We generally have bilingual talks, inviting local critics, artists, and curators to get involved. It is really helpful in connecting what is often totally unknown work to the local context.

Has artwork appeared in other parts of the building?

Yes, in our Allison Katz and Camilla Wills show, in which they painted a giant wall-painting in another room, and our recent Kate Newby show, which takes place in the courtyard, on the sidewalk outside and the neighbor’s roof.

Might Lulu grow or move?

Yes, I hope Lulu will grow and become a non-profit. Move we eventually will, but not for at least another year or maybe two. After publishing our first catalog by Aliza Nisenbaum, we also want to expand that side of our activities and publish more books. We’re currently in discussion with Nathaniel Dorsky about a Mexican edition of Devotional Cinema. And we’re also thinking about starting a printed quarterly called Guayaba. 

Anything for sale?

Depends on the show. So yes, but not at all a criterion for what we show. We’re just trying to make ends meet. Otherwise everything is paid for by Martin and me.

Is opening a very small space implicitly a statement against the gargantuan (biennial) exhibition?

It was not meant to be, but it seems that it is, or that it is becoming so. We are not exactly against large exhibitions or initiatives, but we are for precision, which is something that is difficult to attain in the large-scale exhibition. Lulu could, however, be seen as a critique of the maximalism and expansionism that seems to dominate the art world—and not just the commercial art world, but the art world as a whole. 

What kinds of interesting/productive things has working with tight restrictions yielded?

It’s hard to say. The question implicitly assumes that Lulu is somehow handicapped, when I think just the opposite. I see palatial spaces like the Palais de Tokyo in Paris, or, say, Gagosian in Chelsea, NYC, and I almost feel bad for the artists that have to fill them up or get crushed by them. For me, those spaces are actually handicapped by their excess. But then maybe this is just very personal—after all, I have an almost fanatical adoration of economy. I love Borges and the short stories of Donald Barthelme. I think the only perfect novel I have ever read is Spanking the Maid by Robert Coover, and that perfection is indivisible from its economy. Granted these are literary analogies, but I think there’s a lot to be said for distilling things down to what is most essential to them and thereby aiming for an ideal simplicity.

Something about Lulu that surprised you?

Perhaps the thing that has surprised me the most is the extent to which people really embrace the whole experience—of coming into our home/studio, sitting in the yard with plants, getting a juice at Lulu, being in this part of town, etc. They see the whole process as part of seeing a show at Lulu.

Because this is a self-funded endeavor, it’s by default a kind of generous act (for D.F., for the world, for the artists), or is it?

Indeed, or is it? I’m glad you asked this. I once had a local artist come to Lulu and ask me why we were doing this—if it was merely to show off our great taste or if it was a vanity project. These seemed like incisive questions/critiques, but I’m not so sure they were because there is no way to defend one’s self against them, or at least not the first “question,” which necessarily implies that art should be utilitarian, do something other than merely reflect the so-called refinement of whoever promotes it. That it must be about something other than taste, and as such, ultimately serve the greater good (the taste issue is a funny one—this paradoxical taboo totally replicates the logic of political correctness, implicitly supposing that taste were something that could ever be completely removed from art).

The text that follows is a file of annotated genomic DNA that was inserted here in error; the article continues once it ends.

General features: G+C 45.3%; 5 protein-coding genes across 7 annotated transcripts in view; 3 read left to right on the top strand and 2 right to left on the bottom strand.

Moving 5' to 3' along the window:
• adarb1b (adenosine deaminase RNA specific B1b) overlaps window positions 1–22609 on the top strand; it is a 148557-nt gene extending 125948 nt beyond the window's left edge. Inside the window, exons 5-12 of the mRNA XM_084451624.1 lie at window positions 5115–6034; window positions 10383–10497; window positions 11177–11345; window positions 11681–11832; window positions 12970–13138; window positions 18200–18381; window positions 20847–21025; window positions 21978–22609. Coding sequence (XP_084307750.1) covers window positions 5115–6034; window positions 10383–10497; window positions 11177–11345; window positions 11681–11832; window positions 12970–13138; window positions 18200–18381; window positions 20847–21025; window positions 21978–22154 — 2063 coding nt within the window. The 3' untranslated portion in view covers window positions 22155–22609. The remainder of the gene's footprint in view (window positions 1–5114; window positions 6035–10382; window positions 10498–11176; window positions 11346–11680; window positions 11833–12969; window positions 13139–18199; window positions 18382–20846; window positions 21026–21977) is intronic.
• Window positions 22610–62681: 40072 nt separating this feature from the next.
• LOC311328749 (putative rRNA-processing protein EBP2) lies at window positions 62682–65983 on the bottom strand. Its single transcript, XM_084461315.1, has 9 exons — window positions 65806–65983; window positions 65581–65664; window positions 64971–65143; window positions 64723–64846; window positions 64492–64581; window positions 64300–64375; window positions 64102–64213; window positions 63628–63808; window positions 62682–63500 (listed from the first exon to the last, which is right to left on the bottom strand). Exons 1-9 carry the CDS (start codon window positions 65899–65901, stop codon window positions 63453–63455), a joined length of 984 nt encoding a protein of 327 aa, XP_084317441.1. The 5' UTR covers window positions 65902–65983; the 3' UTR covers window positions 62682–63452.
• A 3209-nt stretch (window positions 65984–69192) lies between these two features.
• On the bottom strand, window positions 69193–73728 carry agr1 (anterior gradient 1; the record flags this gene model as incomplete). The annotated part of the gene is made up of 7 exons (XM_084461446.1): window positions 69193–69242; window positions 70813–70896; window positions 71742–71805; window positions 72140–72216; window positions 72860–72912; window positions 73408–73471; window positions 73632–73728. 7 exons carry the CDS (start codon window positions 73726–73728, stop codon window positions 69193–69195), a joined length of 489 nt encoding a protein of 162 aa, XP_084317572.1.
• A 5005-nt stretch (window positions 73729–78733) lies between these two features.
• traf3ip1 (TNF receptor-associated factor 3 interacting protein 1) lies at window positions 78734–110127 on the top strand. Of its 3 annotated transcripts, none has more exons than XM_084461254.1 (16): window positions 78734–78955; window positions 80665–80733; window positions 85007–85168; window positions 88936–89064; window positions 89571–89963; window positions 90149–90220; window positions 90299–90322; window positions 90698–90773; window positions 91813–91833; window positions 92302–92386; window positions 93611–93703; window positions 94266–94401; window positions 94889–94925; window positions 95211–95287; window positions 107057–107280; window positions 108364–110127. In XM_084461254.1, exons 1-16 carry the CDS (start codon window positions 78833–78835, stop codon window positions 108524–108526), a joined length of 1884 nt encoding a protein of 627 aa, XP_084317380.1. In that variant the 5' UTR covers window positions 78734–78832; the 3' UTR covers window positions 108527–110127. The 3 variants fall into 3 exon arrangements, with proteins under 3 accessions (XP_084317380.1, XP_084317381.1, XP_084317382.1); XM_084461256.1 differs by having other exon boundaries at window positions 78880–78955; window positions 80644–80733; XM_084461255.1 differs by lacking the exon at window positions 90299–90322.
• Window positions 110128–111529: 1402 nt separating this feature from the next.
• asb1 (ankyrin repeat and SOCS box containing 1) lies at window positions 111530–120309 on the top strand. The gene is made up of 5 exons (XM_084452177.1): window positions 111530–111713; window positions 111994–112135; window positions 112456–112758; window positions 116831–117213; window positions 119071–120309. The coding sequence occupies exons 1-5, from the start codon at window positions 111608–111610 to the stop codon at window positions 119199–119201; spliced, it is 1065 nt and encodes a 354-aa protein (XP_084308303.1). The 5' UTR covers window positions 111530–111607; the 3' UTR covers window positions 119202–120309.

As for the vanity project question, this also seems to be a non-issue. For even if it were, even if in some hypothetical, worst case scenario Lulu was just some elaborate subterfuge to amass cool capital and enrich our sex lives, and was not about a love of art, pure and simple, local inhabitants of Mexico City would still be seeing artists they have never seen in Mexico. Besides, we’re wholly financially responsible for what we do; we have received no public funding. In other words, we’re not taking from the public coffers for our own good. All that said, I’d prefer not to think of it as having anything to do with generosity because that puts us in a kind of noble philanthropic position. Although we believe we have created a win/win situation with Lulu, in the end it is simply about doing our best to make good, well organized, professionally presented exhibitions 

What’s it like living with and around these artworks? How do some works age differently?

It is wonderful, a great privilege. But also a little stressful. Some of the shows we make, such as our recent Kate Newby exhibition, are quite delicate, and need to be treated with great care. But I love being able to see her show every day, see how plants, for instance, grow around a piece outside, or how the rain has modified a piece installed on the sidewalk. It is a very unique experience.

Allison Katz and Camilla Wills, "Perra Perdida" (Mural), 2013. Paint on wall. Photograph by Martin Soto. Courtesy of Lulu, Mexico City.

Allison Katz and Camilla Wills, “Perra Perdida” (Mural), 2013. Paint on wall. Photograph by Martin Soto. Courtesy of Lulu, Mexico City.